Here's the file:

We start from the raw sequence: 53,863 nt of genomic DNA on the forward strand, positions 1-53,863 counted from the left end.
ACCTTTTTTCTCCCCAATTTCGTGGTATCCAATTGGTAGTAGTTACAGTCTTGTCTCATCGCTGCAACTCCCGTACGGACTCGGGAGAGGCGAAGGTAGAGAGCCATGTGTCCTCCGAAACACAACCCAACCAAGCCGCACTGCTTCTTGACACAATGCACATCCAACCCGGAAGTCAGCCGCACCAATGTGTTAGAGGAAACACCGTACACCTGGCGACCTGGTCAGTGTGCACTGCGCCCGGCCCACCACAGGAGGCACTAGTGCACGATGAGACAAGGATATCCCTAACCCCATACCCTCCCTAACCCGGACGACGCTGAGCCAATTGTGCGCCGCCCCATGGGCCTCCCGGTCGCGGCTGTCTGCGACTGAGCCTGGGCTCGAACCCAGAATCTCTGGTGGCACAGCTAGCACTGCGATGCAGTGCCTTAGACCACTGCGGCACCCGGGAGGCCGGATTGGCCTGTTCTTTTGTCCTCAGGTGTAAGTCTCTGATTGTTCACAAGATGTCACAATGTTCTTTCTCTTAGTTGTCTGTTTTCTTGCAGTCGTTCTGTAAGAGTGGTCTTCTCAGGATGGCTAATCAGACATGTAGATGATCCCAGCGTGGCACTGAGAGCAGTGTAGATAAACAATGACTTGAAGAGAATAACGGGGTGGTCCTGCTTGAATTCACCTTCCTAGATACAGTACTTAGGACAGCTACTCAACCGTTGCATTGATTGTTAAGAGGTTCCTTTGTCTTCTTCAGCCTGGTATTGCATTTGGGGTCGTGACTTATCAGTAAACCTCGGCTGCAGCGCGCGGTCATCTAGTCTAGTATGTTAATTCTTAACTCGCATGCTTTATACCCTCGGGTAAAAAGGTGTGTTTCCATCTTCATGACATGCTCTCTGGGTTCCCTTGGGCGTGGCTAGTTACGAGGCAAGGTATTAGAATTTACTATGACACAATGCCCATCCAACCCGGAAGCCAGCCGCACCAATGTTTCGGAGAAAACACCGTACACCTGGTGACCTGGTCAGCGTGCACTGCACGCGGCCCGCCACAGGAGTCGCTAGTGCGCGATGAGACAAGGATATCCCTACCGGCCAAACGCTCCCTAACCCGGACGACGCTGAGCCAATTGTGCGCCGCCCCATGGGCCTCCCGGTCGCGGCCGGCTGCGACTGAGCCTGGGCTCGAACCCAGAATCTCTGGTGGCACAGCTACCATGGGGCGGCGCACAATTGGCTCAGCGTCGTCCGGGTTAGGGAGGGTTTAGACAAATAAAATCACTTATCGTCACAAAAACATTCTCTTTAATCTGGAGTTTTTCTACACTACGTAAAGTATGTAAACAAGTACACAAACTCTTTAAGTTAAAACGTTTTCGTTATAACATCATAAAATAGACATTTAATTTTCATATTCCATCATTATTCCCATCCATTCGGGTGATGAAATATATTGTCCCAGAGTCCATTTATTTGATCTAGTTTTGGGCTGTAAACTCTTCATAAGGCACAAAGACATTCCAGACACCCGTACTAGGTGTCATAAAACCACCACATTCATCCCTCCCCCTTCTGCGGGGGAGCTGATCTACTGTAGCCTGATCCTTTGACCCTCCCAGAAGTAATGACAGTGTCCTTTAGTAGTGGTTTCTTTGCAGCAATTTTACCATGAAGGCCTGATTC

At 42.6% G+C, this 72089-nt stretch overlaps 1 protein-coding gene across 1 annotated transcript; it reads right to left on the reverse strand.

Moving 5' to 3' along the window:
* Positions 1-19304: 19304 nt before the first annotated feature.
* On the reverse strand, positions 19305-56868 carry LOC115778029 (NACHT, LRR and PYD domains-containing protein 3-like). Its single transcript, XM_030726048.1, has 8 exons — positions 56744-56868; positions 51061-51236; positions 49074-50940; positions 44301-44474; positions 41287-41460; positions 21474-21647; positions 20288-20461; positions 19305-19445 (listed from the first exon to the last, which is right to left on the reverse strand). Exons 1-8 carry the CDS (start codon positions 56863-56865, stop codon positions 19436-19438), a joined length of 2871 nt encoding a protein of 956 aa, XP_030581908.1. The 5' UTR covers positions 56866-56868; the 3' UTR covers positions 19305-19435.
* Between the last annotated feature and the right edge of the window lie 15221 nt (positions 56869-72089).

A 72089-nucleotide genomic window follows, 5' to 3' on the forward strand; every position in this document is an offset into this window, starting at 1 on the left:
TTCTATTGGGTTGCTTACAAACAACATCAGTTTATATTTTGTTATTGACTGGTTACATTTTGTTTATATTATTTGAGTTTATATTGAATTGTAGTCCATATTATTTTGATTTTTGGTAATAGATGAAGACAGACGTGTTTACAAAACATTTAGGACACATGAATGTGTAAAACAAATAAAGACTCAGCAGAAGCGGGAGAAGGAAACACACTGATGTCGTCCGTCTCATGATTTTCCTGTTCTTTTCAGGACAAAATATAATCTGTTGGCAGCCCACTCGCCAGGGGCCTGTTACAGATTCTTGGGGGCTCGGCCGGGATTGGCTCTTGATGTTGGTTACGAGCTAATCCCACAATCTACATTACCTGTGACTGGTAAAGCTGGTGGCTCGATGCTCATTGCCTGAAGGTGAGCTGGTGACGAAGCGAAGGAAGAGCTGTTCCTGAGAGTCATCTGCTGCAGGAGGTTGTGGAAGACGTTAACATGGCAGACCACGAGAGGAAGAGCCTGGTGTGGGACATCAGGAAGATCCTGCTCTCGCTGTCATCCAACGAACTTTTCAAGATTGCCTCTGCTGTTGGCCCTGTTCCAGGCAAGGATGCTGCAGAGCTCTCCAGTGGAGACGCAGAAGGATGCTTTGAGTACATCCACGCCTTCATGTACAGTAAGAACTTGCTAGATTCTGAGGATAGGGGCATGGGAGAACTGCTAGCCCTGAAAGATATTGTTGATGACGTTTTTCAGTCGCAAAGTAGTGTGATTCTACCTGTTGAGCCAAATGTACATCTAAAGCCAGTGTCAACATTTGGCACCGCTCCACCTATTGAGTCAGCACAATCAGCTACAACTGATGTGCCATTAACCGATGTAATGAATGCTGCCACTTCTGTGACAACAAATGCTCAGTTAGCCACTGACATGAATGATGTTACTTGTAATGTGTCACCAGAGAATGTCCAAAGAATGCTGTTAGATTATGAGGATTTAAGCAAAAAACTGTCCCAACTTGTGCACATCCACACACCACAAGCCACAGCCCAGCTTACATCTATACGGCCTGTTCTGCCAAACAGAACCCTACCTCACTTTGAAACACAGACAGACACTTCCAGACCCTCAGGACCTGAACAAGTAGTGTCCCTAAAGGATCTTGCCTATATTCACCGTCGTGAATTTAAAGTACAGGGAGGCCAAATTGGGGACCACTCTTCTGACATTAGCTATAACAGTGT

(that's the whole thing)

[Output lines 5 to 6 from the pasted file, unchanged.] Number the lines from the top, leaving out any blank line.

* Positions 1-19304: 19304 nt before the first annotated feature.
* On the reverse strand, positions 19305-56868 carry LOC115778029 (NACHT, LRR and PYD domains-containing protein 3-like). Its single transcript, XM_030726048.1, has 8 exons — positions 56744-56868; positions 51061-51236; positions 49074-50940; positions 44301-44474; positions 41287-41460; positions 21474-21647; positions 20288-20461; positions 19305-19445 (listed from the first exon to the last, which is right to left on the reverse strand). Exons 1-8 carry the CDS (start codon positions 56863-56865, stop codon positions 19436-19438), a joined length of 2871 nt encoding a protein of 956 aa, XP_030581908.1. The 5' UTR covers positions 56866-56868; the 3' UTR covers positions 19305-19435.